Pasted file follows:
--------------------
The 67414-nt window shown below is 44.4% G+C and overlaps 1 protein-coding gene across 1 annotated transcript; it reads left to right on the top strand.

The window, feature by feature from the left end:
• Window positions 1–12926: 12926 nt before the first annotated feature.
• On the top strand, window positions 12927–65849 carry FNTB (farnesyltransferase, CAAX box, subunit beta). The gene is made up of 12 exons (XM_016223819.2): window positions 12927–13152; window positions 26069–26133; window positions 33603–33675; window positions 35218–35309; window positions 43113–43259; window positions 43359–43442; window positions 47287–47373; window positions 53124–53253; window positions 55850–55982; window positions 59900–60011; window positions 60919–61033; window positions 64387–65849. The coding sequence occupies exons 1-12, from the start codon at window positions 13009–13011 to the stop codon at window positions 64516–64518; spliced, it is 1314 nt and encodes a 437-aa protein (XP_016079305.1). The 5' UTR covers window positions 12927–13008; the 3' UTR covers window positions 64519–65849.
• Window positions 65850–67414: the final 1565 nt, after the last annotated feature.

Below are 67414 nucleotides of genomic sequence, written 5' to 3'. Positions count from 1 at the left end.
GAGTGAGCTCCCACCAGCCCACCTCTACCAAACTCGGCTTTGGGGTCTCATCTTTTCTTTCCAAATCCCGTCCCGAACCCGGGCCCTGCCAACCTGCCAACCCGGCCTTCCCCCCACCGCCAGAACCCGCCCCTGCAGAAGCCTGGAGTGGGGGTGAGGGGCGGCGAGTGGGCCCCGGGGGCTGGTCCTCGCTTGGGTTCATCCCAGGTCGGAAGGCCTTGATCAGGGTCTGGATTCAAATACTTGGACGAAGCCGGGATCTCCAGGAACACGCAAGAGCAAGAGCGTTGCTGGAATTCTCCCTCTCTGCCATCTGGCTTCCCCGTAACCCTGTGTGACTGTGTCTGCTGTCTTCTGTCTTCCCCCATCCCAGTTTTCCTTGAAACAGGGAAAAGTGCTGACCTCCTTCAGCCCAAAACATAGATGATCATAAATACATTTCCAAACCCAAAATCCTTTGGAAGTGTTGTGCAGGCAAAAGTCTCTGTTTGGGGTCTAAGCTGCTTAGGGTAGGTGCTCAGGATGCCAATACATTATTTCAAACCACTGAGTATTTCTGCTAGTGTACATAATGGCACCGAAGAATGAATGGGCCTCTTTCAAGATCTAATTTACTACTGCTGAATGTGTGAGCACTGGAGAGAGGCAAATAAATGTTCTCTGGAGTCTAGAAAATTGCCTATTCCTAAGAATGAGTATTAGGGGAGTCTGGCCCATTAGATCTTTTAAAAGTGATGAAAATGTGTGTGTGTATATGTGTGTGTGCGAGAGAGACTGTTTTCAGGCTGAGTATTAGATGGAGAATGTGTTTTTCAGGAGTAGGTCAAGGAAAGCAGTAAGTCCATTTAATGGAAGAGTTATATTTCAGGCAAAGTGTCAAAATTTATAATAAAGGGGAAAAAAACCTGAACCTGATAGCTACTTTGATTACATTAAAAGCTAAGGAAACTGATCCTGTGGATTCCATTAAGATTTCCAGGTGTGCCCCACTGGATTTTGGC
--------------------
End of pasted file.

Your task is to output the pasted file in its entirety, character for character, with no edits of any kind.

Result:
The 67414-nt window shown below is 44.4% G+C and overlaps 1 protein-coding gene across 1 annotated transcript; it reads left to right on the top strand.

The window, feature by feature from the left end:
• Window positions 1–12926: 12926 nt before the first annotated feature.
• On the top strand, window positions 12927–65849 carry FNTB (farnesyltransferase, CAAX box, subunit beta). The gene is made up of 12 exons (XM_016223819.2): window positions 12927–13152; window positions 26069–26133; window positions 33603–33675; window positions 35218–35309; window positions 43113–43259; window positions 43359–43442; window positions 47287–47373; window positions 53124–53253; window positions 55850–55982; window positions 59900–60011; window positions 60919–61033; window positions 64387–65849. The coding sequence occupies exons 1-12, from the start codon at window positions 13009–13011 to the stop codon at window positions 64516–64518; spliced, it is 1314 nt and encodes a 437-aa protein (XP_016079305.1). The 5' UTR covers window positions 12927–13008; the 3' UTR covers window positions 64519–65849.
• Window positions 65850–67414: the final 1565 nt, after the last annotated feature.

Below are 67414 nucleotides of genomic sequence, written 5' to 3'. Positions count from 1 at the left end.
GAGTGAGCTCCCACCAGCCCACCTCTACCAAACTCGGCTTTGGGGTCTCATCTTTTCTTTCCAAATCCCGTCCCGAACCCGGGCCCTGCCAACCTGCCAACCCGGCCTTCCCCCCACCGCCAGAACCCGCCCCTGCAGAAGCCTGGAGTGGGGGTGAGGGGCGGCGAGTGGGCCCCGGGGGCTGGTCCTCGCTTGGGTTCATCCCAGGTCGGAAGGCCTTGATCAGGGTCTGGATTCAAATACTTGGACGAAGCCGGGATCTCCAGGAACACGCAAGAGCAAGAGCGTTGCTGGAATTCTCCCTCTCTGCCATCTGGCTTCCCCGTAACCCTGTGTGACTGTGTCTGCTGTCTTCTGTCTTCCCCCATCCCAGTTTTCCTTGAAACAGGGAAAAGTGCTGACCTCCTTCAGCCCAAAACATAGATGATCATAAATACATTTCCAAACCCAAAATCCTTTGGAAGTGTTGTGCAGGCAAAAGTCTCTGTTTGGGGTCTAAGCTGCTTAGGGTAGGTGCTCAGGATGCCAATACATTATTTCAAACCACTGAGTATTTCTGCTAGTGTACATAATGGCACCGAAGAATGAATGGGCCTCTTTCAAGATCTAATTTACTACTGCTGAATGTGTGAGCACTGGAGAGAGGCAAATAAATGTTCTCTGGAGTCTAGAAAATTGCCTATTCCTAAGAATGAGTATTAGGGGAGTCTGGCCCATTAGATCTTTTAAAAGTGATGAAAATGTGTGTGTGTATATGTGTGTGTGCGAGAGAGACTGTTTTCAGGCTGAGTATTAGATGGAGAATGTGTTTTTCAGGAGTAGGTCAAGGAAAGCAGTAAGTCCATTTAATGGAAGAGTTATATTTCAGGCAAAGTGTCAAAATTTATAATAAAGGGGAAAAAAACCTGAACCTGATAGCTACTTTGATTACATTAAAAGCTAAGGAAACTGATCCTGTGGATTCCATTAAGATTTCCAGGTGTGCCCCACTGGATTTTGGC